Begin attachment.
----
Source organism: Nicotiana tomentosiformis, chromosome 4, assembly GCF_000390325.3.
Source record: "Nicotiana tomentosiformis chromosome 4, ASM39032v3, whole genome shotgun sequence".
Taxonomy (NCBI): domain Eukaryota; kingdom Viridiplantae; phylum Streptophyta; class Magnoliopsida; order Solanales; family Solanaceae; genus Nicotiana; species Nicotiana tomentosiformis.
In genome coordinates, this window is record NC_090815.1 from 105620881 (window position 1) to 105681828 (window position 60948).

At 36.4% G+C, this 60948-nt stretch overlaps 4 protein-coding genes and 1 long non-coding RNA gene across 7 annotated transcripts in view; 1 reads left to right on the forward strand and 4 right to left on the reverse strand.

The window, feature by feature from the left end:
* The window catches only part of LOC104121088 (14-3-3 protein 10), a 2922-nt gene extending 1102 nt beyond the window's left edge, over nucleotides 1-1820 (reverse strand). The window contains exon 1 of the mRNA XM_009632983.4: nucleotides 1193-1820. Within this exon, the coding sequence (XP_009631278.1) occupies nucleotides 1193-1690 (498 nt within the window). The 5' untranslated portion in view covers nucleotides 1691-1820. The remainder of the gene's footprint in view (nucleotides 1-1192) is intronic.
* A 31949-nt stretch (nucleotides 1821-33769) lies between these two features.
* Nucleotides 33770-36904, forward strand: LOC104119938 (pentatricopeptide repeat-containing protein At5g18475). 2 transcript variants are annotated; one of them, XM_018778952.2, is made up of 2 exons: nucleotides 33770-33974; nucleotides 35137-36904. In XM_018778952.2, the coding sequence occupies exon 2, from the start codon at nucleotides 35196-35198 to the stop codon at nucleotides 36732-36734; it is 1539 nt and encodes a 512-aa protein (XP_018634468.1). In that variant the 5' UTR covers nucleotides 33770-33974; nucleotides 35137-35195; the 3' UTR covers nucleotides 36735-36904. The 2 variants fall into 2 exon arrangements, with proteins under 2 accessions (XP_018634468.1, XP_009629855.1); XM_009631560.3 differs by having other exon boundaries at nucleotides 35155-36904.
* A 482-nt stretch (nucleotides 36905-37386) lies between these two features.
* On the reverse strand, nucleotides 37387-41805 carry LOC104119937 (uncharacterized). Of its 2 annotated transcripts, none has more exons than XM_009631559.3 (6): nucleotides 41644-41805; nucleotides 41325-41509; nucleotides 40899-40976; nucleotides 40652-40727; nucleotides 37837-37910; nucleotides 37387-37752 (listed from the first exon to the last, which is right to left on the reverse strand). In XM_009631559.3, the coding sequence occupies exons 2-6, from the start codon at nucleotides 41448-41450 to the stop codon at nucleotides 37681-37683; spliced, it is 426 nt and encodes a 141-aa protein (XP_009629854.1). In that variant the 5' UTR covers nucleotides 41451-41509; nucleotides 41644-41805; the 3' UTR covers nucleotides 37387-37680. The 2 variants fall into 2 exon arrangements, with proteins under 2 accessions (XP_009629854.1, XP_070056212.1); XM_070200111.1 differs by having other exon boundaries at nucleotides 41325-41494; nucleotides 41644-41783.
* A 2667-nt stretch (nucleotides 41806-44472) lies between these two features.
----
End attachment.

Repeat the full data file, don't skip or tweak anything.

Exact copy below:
Source organism: Nicotiana tomentosiformis, chromosome 4, assembly GCF_000390325.3.
Source record: "Nicotiana tomentosiformis chromosome 4, ASM39032v3, whole genome shotgun sequence".
Taxonomy (NCBI): domain Eukaryota; kingdom Viridiplantae; phylum Streptophyta; class Magnoliopsida; order Solanales; family Solanaceae; genus Nicotiana; species Nicotiana tomentosiformis.
In genome coordinates, this window is record NC_090815.1 from 105620881 (window position 1) to 105681828 (window position 60948).

At 36.4% G+C, this 60948-nt stretch overlaps 4 protein-coding genes and 1 long non-coding RNA gene across 7 annotated transcripts in view; 1 reads left to right on the forward strand and 4 right to left on the reverse strand.

The window, feature by feature from the left end:
* The window catches only part of LOC104121088 (14-3-3 protein 10), a 2922-nt gene extending 1102 nt beyond the window's left edge, over nucleotides 1-1820 (reverse strand). The window contains exon 1 of the mRNA XM_009632983.4: nucleotides 1193-1820. Within this exon, the coding sequence (XP_009631278.1) occupies nucleotides 1193-1690 (498 nt within the window). The 5' untranslated portion in view covers nucleotides 1691-1820. The remainder of the gene's footprint in view (nucleotides 1-1192) is intronic.
* A 31949-nt stretch (nucleotides 1821-33769) lies between these two features.
* Nucleotides 33770-36904, forward strand: LOC104119938 (pentatricopeptide repeat-containing protein At5g18475). 2 transcript variants are annotated; one of them, XM_018778952.2, is made up of 2 exons: nucleotides 33770-33974; nucleotides 35137-36904. In XM_018778952.2, the coding sequence occupies exon 2, from the start codon at nucleotides 35196-35198 to the stop codon at nucleotides 36732-36734; it is 1539 nt and encodes a 512-aa protein (XP_018634468.1). In that variant the 5' UTR covers nucleotides 33770-33974; nucleotides 35137-35195; the 3' UTR covers nucleotides 36735-36904. The 2 variants fall into 2 exon arrangements, with proteins under 2 accessions (XP_018634468.1, XP_009629855.1); XM_009631560.3 differs by having other exon boundaries at nucleotides 35155-36904.
* A 482-nt stretch (nucleotides 36905-37386) lies between these two features.
* On the reverse strand, nucleotides 37387-41805 carry LOC104119937 (uncharacterized). Of its 2 annotated transcripts, none has more exons than XM_009631559.3 (6): nucleotides 41644-41805; nucleotides 41325-41509; nucleotides 40899-40976; nucleotides 40652-40727; nucleotides 37837-37910; nucleotides 37387-37752 (listed from the first exon to the last, which is right to left on the reverse strand). In XM_009631559.3, the coding sequence occupies exons 2-6, from the start codon at nucleotides 41448-41450 to the stop codon at nucleotides 37681-37683; spliced, it is 426 nt and encodes a 141-aa protein (XP_009629854.1). In that variant the 5' UTR covers nucleotides 41451-41509; nucleotides 41644-41805; the 3' UTR covers nucleotides 37387-37680. The 2 variants fall into 2 exon arrangements, with proteins under 2 accessions (XP_009629854.1, XP_070056212.1); XM_070200111.1 differs by having other exon boundaries at nucleotides 41325-41494; nucleotides 41644-41783.
* A 2667-nt stretch (nucleotides 41806-44472) lies between these two features.